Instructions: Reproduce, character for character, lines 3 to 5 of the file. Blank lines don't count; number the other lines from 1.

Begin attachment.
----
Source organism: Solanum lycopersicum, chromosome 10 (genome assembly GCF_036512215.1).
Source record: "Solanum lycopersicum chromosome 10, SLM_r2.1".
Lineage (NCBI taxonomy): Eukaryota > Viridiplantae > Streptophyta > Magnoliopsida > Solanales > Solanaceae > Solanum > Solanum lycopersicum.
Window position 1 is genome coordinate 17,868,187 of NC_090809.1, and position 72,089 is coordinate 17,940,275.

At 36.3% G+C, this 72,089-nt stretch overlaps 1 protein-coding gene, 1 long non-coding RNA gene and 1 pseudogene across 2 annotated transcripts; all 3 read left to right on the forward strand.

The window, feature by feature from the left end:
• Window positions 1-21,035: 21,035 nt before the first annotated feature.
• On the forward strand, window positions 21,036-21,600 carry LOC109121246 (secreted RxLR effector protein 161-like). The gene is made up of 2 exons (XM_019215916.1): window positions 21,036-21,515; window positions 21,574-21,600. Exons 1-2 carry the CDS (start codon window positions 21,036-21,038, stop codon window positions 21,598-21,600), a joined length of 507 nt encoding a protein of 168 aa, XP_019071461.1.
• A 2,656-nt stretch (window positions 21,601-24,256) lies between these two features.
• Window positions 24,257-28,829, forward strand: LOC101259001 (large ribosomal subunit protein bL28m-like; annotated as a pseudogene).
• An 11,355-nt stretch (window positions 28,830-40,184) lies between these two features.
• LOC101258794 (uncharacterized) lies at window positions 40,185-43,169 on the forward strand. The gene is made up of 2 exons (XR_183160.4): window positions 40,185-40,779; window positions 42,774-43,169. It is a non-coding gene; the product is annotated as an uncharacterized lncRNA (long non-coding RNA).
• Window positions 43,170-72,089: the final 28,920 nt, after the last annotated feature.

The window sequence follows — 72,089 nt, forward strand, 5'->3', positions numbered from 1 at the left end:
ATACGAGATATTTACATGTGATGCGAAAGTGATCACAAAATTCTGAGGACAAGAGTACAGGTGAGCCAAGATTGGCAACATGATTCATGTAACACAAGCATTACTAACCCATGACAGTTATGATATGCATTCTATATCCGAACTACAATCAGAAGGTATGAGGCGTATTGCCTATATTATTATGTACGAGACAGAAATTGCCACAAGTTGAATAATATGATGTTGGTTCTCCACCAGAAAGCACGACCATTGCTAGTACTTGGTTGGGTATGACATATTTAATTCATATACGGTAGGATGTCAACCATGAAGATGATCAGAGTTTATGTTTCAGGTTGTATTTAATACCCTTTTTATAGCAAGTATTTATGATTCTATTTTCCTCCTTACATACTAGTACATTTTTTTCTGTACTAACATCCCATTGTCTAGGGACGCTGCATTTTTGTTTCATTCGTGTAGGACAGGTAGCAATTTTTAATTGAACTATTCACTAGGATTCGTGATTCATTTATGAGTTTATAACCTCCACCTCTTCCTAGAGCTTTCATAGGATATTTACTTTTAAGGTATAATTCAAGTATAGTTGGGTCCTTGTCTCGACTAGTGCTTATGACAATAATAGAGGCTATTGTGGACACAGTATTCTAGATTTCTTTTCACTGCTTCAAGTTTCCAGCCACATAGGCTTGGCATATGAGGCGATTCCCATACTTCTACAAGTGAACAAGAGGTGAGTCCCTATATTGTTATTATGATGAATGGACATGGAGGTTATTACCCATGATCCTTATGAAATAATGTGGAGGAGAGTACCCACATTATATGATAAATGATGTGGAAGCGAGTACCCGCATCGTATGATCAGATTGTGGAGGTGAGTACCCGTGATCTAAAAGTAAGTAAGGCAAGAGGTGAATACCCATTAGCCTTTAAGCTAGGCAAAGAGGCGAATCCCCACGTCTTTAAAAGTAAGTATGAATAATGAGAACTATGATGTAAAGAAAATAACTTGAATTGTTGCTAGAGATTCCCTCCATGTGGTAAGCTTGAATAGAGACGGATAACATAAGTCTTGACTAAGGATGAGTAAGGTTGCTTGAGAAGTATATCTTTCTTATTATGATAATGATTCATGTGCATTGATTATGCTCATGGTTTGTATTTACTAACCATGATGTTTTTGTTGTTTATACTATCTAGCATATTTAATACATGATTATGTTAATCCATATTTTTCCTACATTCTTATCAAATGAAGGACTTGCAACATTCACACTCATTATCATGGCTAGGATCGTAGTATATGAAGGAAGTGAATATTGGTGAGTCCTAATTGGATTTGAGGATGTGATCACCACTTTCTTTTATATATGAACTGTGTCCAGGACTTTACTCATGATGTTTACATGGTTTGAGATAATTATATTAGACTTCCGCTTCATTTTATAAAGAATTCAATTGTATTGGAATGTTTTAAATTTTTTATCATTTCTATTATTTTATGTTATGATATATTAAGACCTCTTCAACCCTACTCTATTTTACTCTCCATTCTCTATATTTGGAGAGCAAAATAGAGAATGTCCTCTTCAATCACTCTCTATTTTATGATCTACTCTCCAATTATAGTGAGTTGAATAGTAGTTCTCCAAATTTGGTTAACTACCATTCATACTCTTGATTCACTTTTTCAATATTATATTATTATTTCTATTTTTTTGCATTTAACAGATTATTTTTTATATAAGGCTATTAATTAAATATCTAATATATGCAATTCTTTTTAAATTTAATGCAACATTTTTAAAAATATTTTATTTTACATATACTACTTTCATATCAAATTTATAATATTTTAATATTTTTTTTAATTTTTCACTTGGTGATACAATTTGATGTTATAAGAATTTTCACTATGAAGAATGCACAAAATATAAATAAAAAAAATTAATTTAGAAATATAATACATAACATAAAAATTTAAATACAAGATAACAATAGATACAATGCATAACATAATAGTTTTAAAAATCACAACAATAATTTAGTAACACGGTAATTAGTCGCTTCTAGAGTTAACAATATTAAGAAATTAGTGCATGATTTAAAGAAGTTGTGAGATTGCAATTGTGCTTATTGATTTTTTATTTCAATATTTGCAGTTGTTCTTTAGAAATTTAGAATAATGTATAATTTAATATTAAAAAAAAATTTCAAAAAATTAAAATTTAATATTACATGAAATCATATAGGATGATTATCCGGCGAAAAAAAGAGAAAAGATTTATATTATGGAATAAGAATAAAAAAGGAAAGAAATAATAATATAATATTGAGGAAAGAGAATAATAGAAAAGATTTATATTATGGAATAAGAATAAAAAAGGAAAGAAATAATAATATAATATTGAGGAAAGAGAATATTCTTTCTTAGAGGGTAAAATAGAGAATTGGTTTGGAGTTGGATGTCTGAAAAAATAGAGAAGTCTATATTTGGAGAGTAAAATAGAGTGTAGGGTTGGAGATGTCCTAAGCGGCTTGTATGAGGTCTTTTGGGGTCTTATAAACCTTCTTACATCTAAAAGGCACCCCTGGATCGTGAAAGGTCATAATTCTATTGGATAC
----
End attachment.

Lineage (NCBI taxonomy): Eukaryota > Viridiplantae > Streptophyta > Magnoliopsida > Solanales > Solanaceae > Solanum > Solanum lycopersicum.
Window position 1 is genome coordinate 17,868,187 of NC_090809.1, and position 72,089 is coordinate 17,940,275.

At 36.3% G+C, this 72,089-nt stretch overlaps 1 protein-coding gene, 1 long non-coding RNA gene and 1 pseudogene across 2 annotated transcripts; all 3 read left to right on the forward strand.